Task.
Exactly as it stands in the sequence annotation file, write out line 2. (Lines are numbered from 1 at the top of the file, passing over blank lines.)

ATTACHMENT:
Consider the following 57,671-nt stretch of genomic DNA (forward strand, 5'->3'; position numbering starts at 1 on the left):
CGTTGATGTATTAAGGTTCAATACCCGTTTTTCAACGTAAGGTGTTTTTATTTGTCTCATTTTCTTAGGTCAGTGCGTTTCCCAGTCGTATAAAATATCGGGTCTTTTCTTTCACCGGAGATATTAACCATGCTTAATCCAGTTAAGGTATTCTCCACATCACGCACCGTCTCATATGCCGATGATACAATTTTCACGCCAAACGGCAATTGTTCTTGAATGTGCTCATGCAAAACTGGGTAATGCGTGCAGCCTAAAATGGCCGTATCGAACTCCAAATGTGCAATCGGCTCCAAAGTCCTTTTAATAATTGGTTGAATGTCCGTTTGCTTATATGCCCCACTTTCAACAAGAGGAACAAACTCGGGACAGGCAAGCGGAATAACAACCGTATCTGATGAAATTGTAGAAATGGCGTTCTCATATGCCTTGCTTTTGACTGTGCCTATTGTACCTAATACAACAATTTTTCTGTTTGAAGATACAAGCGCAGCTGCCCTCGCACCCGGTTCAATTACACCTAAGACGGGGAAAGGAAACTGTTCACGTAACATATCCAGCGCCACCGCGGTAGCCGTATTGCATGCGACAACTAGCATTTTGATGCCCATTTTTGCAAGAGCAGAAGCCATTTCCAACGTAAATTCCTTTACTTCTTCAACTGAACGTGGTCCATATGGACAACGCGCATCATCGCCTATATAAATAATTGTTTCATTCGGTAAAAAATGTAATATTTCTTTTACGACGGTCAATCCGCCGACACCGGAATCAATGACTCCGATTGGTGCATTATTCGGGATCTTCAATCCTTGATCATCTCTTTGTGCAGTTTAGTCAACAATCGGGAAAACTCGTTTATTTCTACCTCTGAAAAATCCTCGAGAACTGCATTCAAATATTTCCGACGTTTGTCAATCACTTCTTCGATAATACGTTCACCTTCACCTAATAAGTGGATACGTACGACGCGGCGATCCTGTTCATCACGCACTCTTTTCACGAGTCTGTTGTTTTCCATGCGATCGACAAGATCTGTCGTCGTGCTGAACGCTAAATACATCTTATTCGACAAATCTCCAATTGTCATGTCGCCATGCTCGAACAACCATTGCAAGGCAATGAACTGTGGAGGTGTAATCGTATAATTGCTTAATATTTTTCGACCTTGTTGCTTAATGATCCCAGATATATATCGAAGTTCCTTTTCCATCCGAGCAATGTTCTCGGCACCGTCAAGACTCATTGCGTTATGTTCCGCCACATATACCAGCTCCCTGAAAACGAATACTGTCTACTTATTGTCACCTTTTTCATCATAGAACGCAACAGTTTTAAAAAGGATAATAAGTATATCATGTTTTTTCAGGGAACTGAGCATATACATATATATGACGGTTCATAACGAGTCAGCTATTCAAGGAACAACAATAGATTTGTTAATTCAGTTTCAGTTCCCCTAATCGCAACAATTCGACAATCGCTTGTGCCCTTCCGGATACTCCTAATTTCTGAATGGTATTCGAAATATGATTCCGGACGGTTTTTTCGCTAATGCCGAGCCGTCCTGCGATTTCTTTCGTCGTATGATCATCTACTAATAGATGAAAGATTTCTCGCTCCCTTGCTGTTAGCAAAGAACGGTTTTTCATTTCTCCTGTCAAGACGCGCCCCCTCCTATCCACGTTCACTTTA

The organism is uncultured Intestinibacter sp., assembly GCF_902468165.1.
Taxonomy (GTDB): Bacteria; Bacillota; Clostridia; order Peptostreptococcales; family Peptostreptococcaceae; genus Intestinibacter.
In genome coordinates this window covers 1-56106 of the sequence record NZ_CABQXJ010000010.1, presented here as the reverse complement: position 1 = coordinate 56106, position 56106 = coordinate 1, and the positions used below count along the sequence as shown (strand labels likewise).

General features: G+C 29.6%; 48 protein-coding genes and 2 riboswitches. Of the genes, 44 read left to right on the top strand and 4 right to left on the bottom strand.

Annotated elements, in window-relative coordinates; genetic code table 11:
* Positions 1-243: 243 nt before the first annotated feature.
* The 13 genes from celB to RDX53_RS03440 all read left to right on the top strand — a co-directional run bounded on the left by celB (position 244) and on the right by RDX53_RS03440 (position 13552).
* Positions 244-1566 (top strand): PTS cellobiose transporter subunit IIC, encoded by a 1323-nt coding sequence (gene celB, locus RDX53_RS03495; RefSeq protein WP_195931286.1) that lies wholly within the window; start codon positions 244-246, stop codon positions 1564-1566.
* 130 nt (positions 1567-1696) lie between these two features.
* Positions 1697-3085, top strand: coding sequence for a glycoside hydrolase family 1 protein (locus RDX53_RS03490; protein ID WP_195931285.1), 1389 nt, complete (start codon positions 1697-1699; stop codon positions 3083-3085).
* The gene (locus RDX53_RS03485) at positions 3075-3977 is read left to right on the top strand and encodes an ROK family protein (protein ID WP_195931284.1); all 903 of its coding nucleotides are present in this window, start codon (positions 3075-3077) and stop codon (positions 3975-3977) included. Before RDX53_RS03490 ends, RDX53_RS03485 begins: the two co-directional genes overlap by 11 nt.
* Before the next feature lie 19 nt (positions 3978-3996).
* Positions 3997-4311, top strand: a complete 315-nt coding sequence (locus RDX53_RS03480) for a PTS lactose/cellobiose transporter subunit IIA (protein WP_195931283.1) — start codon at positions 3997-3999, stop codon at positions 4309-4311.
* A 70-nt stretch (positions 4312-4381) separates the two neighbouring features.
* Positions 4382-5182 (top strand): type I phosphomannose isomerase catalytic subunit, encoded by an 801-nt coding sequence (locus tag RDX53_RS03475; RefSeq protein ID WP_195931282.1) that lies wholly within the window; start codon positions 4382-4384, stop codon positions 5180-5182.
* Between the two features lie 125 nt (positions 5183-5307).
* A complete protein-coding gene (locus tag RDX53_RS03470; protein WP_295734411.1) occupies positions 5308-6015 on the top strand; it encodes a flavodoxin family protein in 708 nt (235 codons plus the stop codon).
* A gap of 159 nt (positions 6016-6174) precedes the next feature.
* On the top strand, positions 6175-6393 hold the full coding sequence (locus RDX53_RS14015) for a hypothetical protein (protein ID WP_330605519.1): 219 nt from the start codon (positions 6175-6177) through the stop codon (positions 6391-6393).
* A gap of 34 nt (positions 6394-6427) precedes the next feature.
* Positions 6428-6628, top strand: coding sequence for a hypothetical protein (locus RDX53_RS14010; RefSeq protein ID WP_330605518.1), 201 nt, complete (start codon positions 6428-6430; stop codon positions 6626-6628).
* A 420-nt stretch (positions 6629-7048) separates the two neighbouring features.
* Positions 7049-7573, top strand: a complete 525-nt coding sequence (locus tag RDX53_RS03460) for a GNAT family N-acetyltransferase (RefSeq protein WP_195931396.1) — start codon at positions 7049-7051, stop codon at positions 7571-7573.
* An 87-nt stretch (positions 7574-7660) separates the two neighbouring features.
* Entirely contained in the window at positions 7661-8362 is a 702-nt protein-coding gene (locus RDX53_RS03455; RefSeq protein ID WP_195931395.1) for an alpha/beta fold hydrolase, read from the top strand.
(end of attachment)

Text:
CGTTGATGTATTAAGGTTCAATACCCGTTTTTCAACGTAAGGTGTTTTTATTTGTCTCATTTTCTTAGGTCAGTGCGTTTCCCAGTCGTATAAAATATCGGGTCTTTTCTTTCACCGGAGATATTAACCATGCTTAATCCAGTTAAGGTATTCTCCACATCACGCACCGTCTCATATGCCGATGATACAATTTTCACGCCAAACGGCAATTGTTCTTGAATGTGCTCATGCAAAACTGGGTAATGCGTGCAGCCTAAAATGGCCGTATCGAACTCCAAATGTGCAATCGGCTCCAAAGTCCTTTTAATAATTGGTTGAATGTCCGTTTGCTTATATGCCCCACTTTCAACAAGAGGAACAAACTCGGGACAGGCAAGCGGAATAACAACCGTATCTGATGAAATTGTAGAAATGGCGTTCTCATATGCCTTGCTTTTGACTGTGCCTATTGTACCTAATACAACAATTTTTCTGTTTGAAGATACAAGCGCAGCTGCCCTCGCACCCGGTTCAATTACACCTAAGACGGGGAAAGGAAACTGTTCACGTAACATATCCAGCGCCACCGCGGTAGCCGTATTGCATGCGACAACTAGCATTTTGATGCCCATTTTTGCAAGAGCAGAAGCCATTTCCAACGTAAATTCCTTTACTTCTTCAACTGAACGTGGTCCATATGGACAACGCGCATCATCGCCTATATAAATAATTGTTTCATTCGGTAAAAAATGTAATATTTCTTTTACGACGGTCAATCCGCCGACACCGGAATCAATGACTCCGATTGGTGCATTATTCGGGATCTTCAATCCTTGATCATCTCTTTGTGCAGTTTAGTCAACAATCGGGAAAACTCGTTTATTTCTACCTCTGAAAAATCCTCGAGAACTGCATTCAAATATTTCCGACGTTTGTCAATCACTTCTTCGATAATACGTTCACCTTCACCTAATAAGTGGATACGTACGACGCGGCGATCCTGTTCATCACGCACTCTTTTCACGAGTCTGTTGTTTTCCATGCGATCGACAAGATCTGTCGTCGTGCTGAACGCTAAATACATCTTATTCGACAAATCTCCAATTGTCATGTCGCCATGCTCGAACAACCATTGCAAGGCAATGAACTGTGGAGGTGTAATCGTATAATTGCTTAATATTTTTCGACCTTGTTGCTTAATGATCCCAGATATATATCGAAGTTCCTTTTCCATCCGAGCAATGTTCTCGGCACCGTCAAGACTCATTGCGTTATGTTCCGCCACATATACCAGCTCCCTGAAAACGAATACTGTCTACTTATTGTCACCTTTTTCATCATAGAACGCAACAGTTTTAAAAAGGATAATAAGTATATCATGTTTTTTCAGGGAACTGAGCATATACATATATATGACGGTTCATAACGAGTCAGCTATTCAAGGAACAACAATAGATTTGTTAATTCAGTTTCAGTTCCCCTAATCGCAACAATTCGACAATCGCTTGTGCCCTTCCGGATACTCCTAATTTCTGAATGGTATTCGAAATATGATTCCGGACGGTTTTTTCGCTAATGCCGAGCCGTCCTGCGATTTCTTTCGTCGTATGATCATCTACTAATAGATGAAAGATTTCTCGCTCCCTTGCTGTTAGCAAAGAACGGTTTTTCATTTCTCCTGTCAAGACGCGCCCCCTCCTATCCACGTTCACTTTA